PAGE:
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Talisman Teardown

For those not interested in how this came about or how I collated this information, you can skip to this part where the real teardown begins here.

For those of a technical or inquisitive nature, I began this task by accident. I was looking through my big red folder of Spectrum game maps and although I knew I had full printouts of my Amiga titles (Baldy, Video Ease and Talisman) I forgot about a lovely letter that was sent to me.

It was from someone in Greece, who had taken the time to write to me saying how much they enjoyed the game, but also asking for a few hints. This was amazing to me, and I started looking through the pages and pages of source code to reminisce about the game.

I was, to be honest, astonished at how much content there was in the game, and I am not just saying that because I wrote it. This was a public domain game, obtainable for a few quid, and yet the amount of locations, graphics, puzzles, interactions and story was incredible.

I started playing the game using an emulator and was thoroughly enjoying this 25-year-old gem, but had to agree with several reviews at the time, that the combat element could be a pain at times.

I wanted to see all the location images, but even after a hour of play I still hadn’t got more than 20% in.

The puzzles were quite simple, as the interface only allowed certain actions. This meant most of them involved getting an object and USING it in the right place. The story was driven by TALKing to characters or having the right object when you encounter them. I even made an appearance late on, digitised and placed over a location image.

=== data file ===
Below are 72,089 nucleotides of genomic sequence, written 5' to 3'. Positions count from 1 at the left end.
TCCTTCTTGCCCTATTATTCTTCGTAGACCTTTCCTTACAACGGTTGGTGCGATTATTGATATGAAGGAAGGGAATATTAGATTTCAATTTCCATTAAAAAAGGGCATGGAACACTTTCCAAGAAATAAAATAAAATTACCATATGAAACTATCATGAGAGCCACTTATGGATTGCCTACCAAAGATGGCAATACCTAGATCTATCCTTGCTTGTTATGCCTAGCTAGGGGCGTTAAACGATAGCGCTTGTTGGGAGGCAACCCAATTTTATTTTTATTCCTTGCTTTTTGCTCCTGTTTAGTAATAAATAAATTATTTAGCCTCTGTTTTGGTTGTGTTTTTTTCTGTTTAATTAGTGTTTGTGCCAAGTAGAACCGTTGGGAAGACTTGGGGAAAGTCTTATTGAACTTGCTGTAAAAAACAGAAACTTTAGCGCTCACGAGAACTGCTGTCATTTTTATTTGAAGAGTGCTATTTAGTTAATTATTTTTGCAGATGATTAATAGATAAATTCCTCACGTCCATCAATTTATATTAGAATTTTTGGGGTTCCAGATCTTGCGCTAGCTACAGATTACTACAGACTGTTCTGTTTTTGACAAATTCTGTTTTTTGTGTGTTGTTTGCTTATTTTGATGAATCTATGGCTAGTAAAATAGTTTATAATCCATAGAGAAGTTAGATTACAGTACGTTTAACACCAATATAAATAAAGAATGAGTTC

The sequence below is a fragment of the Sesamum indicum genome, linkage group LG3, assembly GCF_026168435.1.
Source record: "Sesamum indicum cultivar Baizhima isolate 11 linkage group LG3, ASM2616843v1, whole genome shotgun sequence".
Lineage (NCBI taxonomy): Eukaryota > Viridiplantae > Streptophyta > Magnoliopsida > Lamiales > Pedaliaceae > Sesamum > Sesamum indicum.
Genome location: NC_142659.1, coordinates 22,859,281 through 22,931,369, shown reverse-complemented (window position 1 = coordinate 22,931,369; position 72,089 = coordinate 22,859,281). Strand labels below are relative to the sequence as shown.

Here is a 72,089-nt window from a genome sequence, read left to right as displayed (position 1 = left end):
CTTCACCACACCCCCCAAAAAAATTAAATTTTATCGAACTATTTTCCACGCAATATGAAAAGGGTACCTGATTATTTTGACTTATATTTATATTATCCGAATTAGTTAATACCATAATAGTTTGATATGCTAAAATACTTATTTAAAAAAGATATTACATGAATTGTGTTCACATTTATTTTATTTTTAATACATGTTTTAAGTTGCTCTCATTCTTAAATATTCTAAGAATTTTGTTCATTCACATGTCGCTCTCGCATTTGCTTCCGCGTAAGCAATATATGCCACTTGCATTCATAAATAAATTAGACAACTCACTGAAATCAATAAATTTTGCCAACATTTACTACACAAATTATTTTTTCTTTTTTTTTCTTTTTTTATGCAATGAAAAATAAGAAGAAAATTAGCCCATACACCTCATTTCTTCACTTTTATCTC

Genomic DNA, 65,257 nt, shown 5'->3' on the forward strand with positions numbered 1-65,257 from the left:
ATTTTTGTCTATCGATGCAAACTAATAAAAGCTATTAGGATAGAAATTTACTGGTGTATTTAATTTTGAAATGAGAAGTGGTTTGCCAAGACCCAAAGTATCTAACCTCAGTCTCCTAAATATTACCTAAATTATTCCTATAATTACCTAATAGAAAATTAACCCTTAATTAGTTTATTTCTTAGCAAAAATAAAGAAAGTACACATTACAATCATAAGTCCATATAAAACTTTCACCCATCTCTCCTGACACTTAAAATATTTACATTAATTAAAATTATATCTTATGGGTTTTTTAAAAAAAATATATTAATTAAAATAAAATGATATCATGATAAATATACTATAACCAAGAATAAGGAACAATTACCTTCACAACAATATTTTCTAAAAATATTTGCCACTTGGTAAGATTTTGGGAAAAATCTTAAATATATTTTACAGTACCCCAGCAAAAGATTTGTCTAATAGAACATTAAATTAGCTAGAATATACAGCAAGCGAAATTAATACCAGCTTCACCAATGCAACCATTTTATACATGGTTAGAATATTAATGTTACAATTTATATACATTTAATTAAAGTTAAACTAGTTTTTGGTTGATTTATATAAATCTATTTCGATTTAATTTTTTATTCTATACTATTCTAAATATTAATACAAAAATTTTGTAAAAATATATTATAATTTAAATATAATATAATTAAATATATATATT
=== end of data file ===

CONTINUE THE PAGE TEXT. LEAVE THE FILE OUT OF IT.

Now onto the problems. To get access to the location images I either had to play the game all the way through or grab them from the disk. I thought the second option would be best, until I discovered that they were stored in an AMOS format rather than a standard image format.

I downloaded AMOS for windows, a great tool that emulates an Amiga running AMOS Pro, and gives you full access to every function. Using this I copied bits of code from the original source and tried to load and display each location in turn. This worked to some extent, but the colours were completely wrong.

I tried manually setting the palette for each of the 16 shades of grey, but that only partly fixed it. Now stuck I tried the first route, playing the game. I worked out, by looking at the source code, how to cheat by upping my strength and hit power to 100 (instead of 10). This meant the fights were easy to win. I then ran into a puzzle that stopped me cheating. How clever I must have been back then!

You cannot get past a certain Dwarf unless you have a larger sword. To get this you must work your way through a few puzzles. So, back to option two!

To get the palette right, according to how the source code looked, I needed an IFF file that was loaded in at the start. This file was the interface, and the rest of the images used its palette. This is not stored within the game discs, it is compiled into the main code.

I had the original backup discs from my Amiga, but no way of actually getting to the data on them, as I don’t have a working machine. I tracked down two programs that would allow an old PC with two floppy drives to be able to create ADF image files I could then use within an Amiga emulator.

This took longer than expected and after three days of messing about with faulty floppy drives and Windows XP, I was finally dumping the discs. Sadly, one disc I could not access because it was an Amiga high density format, something the programs would not handle.

Now armed with the ADF images, I quickly located the interface image, added the code to my image viewer and finally I could see all the images. Now I just had to grab them, crop them, and make them ready to be used in the teardown.

It was great to see those images again, it took me over six months to the write the game, and many images were grabbed from films, cartoons, German TV shows and even the Amiga game, Eye Of The Beholder. To get the full, massive insight, read the teardown.